A clock or watch with a striking mechanism activated at will, which tells the user the time without his actually having to look at the timepiece. Repeating devices were introduced by British clock-makers in the 168os and are still being made today. The mechanism is activated by a cord or lever to sound (or 'repeat') the last hour, quarter hour and â€¦...
In a fibre system, an opto-electronic device or module that receives an optical signal, converts it to electrical form, amplifies it (or in the case of a digital signal, reshapes, retimes or otherwise reconstructs it and retransmits it in optical fibre).
- a person who repeats 2. [n] - (electrical engineering) electronic device that amplifies a signal before transmitting it againFound on http://www.webdictionary.co.uk/definition.php?query=repeater
A device used to extend cabling distances, or the range of a wireless device, by regenerating signals. Signal regeneration typically involves receiving, re-shaping, re-timing and re-transmitting the signal.
Found on http://www.lever.co.uk/wlan-glossary.html
A clock or watch that chimes the last completed hour (and often the quarter-hours as well) when a plunger or slider is operated. Â The necessary mechanism is usually housed between the dial and the front plate, so that it adds very little to the bulk of the watch; Â this compactness is possible becau
Found on http://www.encyclo.co.uk/local/20450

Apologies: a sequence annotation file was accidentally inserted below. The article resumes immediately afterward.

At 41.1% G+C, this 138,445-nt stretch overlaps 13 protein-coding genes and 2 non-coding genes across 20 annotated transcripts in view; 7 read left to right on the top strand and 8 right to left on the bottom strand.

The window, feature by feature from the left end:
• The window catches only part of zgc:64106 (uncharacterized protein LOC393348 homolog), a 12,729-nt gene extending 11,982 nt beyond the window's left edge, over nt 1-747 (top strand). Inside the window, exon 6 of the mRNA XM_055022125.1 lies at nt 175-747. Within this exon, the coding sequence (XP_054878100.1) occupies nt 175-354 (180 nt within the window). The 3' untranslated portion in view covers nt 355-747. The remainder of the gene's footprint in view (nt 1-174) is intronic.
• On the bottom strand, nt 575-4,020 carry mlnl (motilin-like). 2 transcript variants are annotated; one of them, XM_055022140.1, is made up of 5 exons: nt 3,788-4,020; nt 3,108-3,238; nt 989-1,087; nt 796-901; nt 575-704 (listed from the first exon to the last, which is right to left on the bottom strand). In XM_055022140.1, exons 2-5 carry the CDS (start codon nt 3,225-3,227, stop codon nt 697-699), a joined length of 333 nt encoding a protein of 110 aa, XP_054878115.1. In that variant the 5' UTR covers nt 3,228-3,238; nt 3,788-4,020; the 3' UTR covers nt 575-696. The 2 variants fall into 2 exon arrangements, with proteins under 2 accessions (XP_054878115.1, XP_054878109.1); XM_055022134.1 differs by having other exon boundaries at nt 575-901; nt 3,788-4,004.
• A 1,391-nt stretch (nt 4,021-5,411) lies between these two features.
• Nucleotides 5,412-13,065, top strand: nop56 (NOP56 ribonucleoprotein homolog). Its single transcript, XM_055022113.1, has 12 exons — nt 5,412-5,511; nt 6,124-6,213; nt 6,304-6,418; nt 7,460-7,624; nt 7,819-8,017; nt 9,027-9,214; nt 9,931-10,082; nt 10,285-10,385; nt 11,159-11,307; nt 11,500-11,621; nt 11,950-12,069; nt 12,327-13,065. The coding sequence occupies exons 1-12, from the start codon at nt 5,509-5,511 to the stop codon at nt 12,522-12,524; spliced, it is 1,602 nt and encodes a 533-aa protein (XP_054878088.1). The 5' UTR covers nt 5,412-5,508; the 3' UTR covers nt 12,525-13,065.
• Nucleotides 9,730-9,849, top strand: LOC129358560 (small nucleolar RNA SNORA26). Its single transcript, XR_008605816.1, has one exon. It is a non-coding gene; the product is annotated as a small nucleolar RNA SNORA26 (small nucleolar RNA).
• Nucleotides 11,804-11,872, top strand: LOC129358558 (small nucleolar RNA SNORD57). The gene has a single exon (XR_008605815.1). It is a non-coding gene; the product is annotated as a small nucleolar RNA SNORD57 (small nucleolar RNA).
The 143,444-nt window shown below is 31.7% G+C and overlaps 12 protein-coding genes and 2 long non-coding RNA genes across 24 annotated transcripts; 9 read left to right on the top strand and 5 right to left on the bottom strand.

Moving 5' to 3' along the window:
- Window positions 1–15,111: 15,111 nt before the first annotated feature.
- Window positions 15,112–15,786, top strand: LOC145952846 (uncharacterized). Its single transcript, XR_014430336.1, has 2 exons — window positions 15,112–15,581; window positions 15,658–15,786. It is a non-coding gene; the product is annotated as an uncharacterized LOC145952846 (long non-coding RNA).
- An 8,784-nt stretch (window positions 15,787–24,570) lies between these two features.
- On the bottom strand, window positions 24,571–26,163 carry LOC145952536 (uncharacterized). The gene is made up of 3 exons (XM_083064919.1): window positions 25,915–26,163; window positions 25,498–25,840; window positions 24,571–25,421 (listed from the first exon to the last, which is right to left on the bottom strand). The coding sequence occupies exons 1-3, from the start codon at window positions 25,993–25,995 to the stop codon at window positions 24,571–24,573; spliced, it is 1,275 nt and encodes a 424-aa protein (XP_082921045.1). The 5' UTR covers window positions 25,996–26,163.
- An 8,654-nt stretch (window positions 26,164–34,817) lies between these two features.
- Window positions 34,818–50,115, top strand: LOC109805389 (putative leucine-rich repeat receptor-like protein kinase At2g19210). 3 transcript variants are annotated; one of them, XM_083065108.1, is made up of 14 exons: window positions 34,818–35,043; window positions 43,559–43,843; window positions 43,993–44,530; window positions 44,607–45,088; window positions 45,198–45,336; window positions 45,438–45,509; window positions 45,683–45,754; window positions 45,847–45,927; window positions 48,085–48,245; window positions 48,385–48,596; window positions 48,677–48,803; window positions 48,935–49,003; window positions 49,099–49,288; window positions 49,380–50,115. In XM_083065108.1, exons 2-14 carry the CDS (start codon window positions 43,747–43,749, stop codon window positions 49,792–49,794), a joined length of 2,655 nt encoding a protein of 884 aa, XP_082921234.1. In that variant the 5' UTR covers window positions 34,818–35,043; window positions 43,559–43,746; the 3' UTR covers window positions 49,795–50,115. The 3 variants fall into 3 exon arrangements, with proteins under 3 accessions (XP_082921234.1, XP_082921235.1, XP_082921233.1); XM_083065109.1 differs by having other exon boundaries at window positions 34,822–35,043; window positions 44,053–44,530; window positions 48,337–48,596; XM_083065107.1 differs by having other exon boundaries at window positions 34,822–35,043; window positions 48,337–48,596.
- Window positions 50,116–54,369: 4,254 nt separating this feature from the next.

(NETWORK GLOSSARY) A device that regenerates and propagates electrical signals between two network segments.Found on http://www.instrument-net.co.uk/newworkglossary.html
A network device that regenerates the signal to increase a cabling run.Found on http://www.encyclo.co.uk/local/20957
One who, or that which, repeats. Specifically: (a)
A watch with a striking apparatus which, upon pressure of a spring, will indicate the time, usually in hours and quarters. (b)
A repeating firearm. (c) (Teleg.)
An instrument for resending a telegraphic me...Found on http://www.encyclo.co.uk/webster/R/53
a person who repeats; `the audience consisted largely of repeaters who had seen the movie many times`Found on https://www.encyclo.co.uk/local/20974
someone who is repeatedly arrested for criminal behavior (especially for the same criminal behavior)Found on https://www.encyclo.co.uk/local/20974
• (n.) An instrument for resending a telegraphic message automatically at an intermediate point. • (n.) A watch with a striking apparatus which, upon pressure of a spring, will indicate the time, usually in hours and quarters. • (n.) See Circulating decimal, under Decimal. • (n.) A person who votes more than once at an election....Found on http://thinkexist.com/dictionary/meaning/repeater/
(from the article `satellite communication`) Satellites provide communications links via microwave radio, most commonly in the superhigh-frequency band of 3 to 30 gigahertz (3 billion to 30 ... A telecommunications satellite is a sophisticated space-based cluster of radio repeaters, called transponders, that link terrestrial radio ... ...Found on http://www.britannica.com/eb/a-z/r/34